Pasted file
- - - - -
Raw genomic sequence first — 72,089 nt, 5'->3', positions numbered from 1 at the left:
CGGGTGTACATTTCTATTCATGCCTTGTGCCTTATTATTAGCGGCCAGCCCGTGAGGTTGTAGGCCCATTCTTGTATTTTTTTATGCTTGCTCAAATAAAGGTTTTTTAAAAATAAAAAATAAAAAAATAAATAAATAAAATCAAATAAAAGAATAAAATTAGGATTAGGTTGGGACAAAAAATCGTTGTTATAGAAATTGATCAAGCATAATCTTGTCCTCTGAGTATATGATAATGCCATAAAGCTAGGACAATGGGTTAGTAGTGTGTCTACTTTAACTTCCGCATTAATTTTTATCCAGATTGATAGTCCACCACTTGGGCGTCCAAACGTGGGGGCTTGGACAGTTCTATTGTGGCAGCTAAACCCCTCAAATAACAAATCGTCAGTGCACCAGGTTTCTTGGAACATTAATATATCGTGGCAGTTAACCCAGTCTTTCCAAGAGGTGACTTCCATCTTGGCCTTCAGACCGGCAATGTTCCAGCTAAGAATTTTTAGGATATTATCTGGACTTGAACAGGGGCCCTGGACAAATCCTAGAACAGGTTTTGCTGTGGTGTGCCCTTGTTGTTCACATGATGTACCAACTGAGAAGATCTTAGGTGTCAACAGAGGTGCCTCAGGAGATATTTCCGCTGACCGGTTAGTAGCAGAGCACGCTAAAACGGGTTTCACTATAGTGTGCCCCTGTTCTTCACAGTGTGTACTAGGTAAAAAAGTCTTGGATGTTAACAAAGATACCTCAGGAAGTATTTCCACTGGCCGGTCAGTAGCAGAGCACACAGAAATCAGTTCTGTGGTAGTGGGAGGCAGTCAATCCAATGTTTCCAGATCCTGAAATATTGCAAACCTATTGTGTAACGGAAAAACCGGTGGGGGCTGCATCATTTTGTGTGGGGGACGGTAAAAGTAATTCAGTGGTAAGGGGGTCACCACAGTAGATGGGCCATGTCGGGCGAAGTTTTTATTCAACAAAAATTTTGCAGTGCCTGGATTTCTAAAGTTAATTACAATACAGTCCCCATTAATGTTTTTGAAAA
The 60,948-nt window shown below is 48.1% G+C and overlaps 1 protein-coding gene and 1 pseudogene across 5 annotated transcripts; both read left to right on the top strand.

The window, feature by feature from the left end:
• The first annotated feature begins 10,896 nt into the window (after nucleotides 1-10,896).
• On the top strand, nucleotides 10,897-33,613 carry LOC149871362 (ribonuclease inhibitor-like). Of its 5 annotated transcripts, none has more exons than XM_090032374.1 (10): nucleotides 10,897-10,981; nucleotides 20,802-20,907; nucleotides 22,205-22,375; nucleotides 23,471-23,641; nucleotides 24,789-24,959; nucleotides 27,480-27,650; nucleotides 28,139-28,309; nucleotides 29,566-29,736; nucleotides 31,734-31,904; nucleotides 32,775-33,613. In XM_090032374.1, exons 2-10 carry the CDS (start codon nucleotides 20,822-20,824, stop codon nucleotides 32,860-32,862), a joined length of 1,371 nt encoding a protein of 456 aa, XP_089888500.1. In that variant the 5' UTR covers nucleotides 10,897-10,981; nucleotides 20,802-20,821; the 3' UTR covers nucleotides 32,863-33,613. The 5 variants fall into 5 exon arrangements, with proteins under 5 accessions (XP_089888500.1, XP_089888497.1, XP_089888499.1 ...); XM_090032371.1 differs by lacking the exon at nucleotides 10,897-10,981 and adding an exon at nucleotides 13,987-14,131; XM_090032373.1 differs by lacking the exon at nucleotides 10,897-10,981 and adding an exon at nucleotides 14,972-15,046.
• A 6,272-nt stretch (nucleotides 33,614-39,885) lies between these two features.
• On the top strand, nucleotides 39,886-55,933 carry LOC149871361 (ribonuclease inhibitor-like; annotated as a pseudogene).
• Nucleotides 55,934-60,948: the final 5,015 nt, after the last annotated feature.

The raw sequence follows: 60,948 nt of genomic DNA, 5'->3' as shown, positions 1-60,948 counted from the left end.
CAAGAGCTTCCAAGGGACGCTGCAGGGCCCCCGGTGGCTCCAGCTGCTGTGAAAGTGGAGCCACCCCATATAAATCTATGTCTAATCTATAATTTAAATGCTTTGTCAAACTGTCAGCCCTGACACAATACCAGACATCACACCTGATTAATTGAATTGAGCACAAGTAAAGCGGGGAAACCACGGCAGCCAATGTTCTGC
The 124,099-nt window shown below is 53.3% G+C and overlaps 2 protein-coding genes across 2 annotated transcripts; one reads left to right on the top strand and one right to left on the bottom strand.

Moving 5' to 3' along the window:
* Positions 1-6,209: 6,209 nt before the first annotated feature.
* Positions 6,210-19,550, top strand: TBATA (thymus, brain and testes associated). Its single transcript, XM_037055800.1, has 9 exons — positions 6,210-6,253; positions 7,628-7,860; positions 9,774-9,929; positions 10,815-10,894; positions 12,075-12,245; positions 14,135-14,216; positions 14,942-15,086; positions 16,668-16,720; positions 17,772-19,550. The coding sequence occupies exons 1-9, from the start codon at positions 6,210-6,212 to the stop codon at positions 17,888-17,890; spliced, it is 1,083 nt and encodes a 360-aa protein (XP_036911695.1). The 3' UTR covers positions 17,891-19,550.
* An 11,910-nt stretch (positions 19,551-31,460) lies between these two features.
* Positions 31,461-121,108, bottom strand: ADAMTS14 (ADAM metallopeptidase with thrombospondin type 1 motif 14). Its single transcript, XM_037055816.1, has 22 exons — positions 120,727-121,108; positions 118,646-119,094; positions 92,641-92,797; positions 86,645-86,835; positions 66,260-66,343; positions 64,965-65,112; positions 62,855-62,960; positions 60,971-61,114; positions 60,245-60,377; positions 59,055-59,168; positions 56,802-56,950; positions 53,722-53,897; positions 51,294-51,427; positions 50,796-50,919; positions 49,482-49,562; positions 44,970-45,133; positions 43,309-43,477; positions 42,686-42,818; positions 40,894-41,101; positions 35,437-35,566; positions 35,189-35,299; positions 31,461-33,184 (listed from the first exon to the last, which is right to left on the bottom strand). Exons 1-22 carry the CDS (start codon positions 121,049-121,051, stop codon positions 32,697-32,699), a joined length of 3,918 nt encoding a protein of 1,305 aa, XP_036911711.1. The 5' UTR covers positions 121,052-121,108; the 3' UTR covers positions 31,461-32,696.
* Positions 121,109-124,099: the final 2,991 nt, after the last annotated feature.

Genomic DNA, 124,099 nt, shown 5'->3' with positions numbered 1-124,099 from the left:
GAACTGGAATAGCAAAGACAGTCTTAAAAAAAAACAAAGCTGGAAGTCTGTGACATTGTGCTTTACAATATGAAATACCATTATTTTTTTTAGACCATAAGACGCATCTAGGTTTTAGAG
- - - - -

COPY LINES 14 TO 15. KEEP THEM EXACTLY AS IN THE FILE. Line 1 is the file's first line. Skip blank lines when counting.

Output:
* Positions 1-6,209: 6,209 nt before the first annotated feature.
* Positions 6,210-19,550, top strand: TBATA (thymus, brain and testes associated). Its single transcript, XM_037055800.1, has 9 exons — positions 6,210-6,253; positions 7,628-7,860; positions 9,774-9,929; positions 10,815-10,894; positions 12,075-12,245; positions 14,135-14,216; positions 14,942-15,086; positions 16,668-16,720; positions 17,772-19,550. The coding sequence occupies exons 1-9, from the start codon at positions 6,210-6,212 to the stop codon at positions 17,888-17,890; spliced, it is 1,083 nt and encodes a 360-aa protein (XP_036911695.1). The 3' UTR covers positions 17,891-19,550.